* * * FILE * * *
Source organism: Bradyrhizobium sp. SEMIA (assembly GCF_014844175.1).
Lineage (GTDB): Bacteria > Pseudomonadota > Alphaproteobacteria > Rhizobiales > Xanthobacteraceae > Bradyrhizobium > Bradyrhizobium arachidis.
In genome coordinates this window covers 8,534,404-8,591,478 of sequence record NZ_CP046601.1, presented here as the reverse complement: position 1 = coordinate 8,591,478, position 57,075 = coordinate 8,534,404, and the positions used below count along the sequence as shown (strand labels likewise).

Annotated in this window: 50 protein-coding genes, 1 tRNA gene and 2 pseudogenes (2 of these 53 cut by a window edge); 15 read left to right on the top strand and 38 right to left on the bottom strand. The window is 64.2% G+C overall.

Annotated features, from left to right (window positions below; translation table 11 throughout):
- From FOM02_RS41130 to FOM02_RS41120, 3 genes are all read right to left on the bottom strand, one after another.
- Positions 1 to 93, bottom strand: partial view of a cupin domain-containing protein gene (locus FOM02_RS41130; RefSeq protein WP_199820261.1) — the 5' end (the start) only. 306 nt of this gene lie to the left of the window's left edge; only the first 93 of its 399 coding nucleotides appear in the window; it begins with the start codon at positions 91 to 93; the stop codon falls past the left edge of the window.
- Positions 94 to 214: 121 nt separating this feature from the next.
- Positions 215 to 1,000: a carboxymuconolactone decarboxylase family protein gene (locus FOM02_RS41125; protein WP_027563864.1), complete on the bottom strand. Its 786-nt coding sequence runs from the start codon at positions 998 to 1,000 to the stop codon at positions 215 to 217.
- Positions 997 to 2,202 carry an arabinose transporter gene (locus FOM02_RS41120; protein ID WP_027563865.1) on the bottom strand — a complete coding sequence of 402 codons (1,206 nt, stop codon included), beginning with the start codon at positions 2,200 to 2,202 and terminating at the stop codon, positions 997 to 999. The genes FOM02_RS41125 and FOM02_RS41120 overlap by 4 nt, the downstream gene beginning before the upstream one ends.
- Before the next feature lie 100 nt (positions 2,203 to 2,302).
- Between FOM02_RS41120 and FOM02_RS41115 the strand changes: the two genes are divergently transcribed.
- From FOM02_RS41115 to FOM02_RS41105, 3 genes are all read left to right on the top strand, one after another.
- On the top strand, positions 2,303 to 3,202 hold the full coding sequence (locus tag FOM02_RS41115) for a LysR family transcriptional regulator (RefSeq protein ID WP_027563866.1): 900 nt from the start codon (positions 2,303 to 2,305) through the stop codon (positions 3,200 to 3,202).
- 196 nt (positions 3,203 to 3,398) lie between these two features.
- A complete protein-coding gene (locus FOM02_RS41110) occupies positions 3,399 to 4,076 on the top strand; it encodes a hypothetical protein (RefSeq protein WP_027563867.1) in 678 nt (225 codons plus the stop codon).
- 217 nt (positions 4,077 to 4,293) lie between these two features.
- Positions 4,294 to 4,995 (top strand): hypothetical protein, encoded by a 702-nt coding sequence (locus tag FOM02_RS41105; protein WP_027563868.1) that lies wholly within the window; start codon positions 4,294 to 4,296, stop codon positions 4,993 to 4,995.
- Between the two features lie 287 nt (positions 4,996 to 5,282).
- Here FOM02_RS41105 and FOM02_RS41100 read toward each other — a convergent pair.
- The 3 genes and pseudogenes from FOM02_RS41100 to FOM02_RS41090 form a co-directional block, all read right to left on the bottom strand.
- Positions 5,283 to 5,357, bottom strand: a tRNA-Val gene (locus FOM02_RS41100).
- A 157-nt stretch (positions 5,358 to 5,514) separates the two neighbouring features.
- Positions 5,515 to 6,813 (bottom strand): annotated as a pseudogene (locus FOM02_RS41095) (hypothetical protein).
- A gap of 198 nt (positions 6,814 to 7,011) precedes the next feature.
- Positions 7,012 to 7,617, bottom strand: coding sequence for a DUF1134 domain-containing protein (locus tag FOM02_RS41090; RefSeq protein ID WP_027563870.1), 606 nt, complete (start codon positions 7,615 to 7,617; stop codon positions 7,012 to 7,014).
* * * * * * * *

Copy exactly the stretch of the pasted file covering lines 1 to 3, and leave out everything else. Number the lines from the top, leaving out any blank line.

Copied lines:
Source organism: Bradyrhizobium sp. SEMIA (assembly GCF_014844175.1).
Lineage (GTDB): Bacteria > Pseudomonadota > Alphaproteobacteria > Rhizobiales > Xanthobacteraceae > Bradyrhizobium > Bradyrhizobium arachidis.
In genome coordinates this window covers 8,534,404-8,591,478 of sequence record NZ_CP046601.1, presented here as the reverse complement: position 1 = coordinate 8,591,478, position 57,075 = coordinate 8,534,404, and the positions used below count along the sequence as shown (strand labels likewise).